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Non-invasive ventilation for SARS-CoV-2 acute respiratory failure: a subanalysis from the HOPE COVID-19 registry


Background The COVID-19 pandemic has seriously challenged worldwide healthcare systems and limited intensive care facilities, leading to physicians considering the use of non-invasive ventilation (NIV) for managing SARS-CoV-2-related acute respiratory failure (ARF).

Methods We conducted an interim analysis of the international, multicentre HOPE COVID-19 registry including patients admitted for a confirmed or highly suspected SARS-CoV-2 infection until 18 April 2020. Those treated with NIV were considered. The primary endpoint was a composite of death or need for intubation. The components of the composite endpoint were the secondary outcomes. Unadjusted and adjusted predictors of the primary endpoint within those initially treated with NIV were investigated.

Results 1933 patients who were included in the registry during the study period had data on oxygen support type. Among them, 390 patients (20%) were treated with NIV. Compared with those receiving other non-invasive oxygen strategy, patients receiving NIV showed significantly worse clinical and laboratory signs of ARF at presentation. Of the 390 patients treated with NIV, 173 patients (44.4%) met the composite endpoint. In-hospital death was the main determinant (147, 37.7%), while 62 patients (15.9%) needed invasive ventilation. Those requiring invasive ventilation had the lowest survival rate (41.9%). After adjustment, age (adjusted OR (adj(OR)) for 5-year increase: 1.37, 95% CI 1.15 to 1.63, p<0.001), hypertension (adj(OR) 2.95, 95% CI 1.14 to 7.61, p=0.03), room air O2 saturation <92% at presentation (adj(OR) 3.05, 95% CI 1.28 to 7.28, p=0.01), lymphocytopenia (adj(OR) 3.55, 95% CI 1.16 to 10.85, p=0.03) and in-hospital use of antibiotic therapy (adj(OR) 4.91, 95% CI 1.69 to 14.26, p=0.003) were independently associated with the composite endpoint.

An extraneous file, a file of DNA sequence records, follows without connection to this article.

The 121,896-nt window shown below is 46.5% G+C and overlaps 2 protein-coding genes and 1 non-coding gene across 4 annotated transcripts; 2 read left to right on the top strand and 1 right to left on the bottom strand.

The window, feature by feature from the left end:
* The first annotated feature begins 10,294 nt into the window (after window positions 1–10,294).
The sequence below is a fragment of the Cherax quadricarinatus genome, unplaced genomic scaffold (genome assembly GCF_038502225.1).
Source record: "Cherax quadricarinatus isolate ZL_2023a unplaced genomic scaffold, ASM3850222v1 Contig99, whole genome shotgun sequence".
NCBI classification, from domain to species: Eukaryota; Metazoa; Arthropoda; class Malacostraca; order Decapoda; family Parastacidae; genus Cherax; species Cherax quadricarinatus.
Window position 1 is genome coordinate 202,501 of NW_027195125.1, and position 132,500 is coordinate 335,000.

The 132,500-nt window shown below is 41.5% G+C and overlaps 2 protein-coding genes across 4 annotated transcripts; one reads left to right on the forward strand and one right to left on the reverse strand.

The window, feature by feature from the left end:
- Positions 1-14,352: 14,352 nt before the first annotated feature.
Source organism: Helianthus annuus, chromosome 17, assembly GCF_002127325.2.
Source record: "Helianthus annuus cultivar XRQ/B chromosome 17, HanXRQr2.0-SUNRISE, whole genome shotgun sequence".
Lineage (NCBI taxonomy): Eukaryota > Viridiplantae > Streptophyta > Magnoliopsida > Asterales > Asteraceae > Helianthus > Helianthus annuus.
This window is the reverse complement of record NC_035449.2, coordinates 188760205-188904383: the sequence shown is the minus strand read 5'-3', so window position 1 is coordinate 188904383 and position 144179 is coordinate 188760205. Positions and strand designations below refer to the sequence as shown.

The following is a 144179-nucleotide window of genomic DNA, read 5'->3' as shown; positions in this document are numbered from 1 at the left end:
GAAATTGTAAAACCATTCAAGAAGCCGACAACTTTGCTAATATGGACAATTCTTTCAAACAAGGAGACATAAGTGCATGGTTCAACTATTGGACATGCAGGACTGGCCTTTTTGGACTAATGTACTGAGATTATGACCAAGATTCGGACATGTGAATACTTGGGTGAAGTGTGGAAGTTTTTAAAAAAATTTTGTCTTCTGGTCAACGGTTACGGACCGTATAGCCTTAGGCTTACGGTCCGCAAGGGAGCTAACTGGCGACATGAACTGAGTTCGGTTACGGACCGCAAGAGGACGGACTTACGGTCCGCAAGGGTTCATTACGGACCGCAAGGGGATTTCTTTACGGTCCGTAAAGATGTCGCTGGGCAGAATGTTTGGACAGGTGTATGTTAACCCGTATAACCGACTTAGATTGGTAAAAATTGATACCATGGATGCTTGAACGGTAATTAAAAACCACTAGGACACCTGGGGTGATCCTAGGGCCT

Conclusion NIV was used in a significant proportion of patients within our cohort, and more than half of these patients survived without the need for intubation. NIV may represent a viable strategy particularly in case of overcrowded and limited intensive care resources, but prompt identification of failure is mandatory to avoid harm. Further studies are required to better clarify our hypothesis.

Trial registration numbers NCT04334291/EUPAS34399.

  • ventilation
  • non-invasive
  • acute care
  • respiratory
  • COVID-19

Data availability statement

Data are available upon reasonable request.

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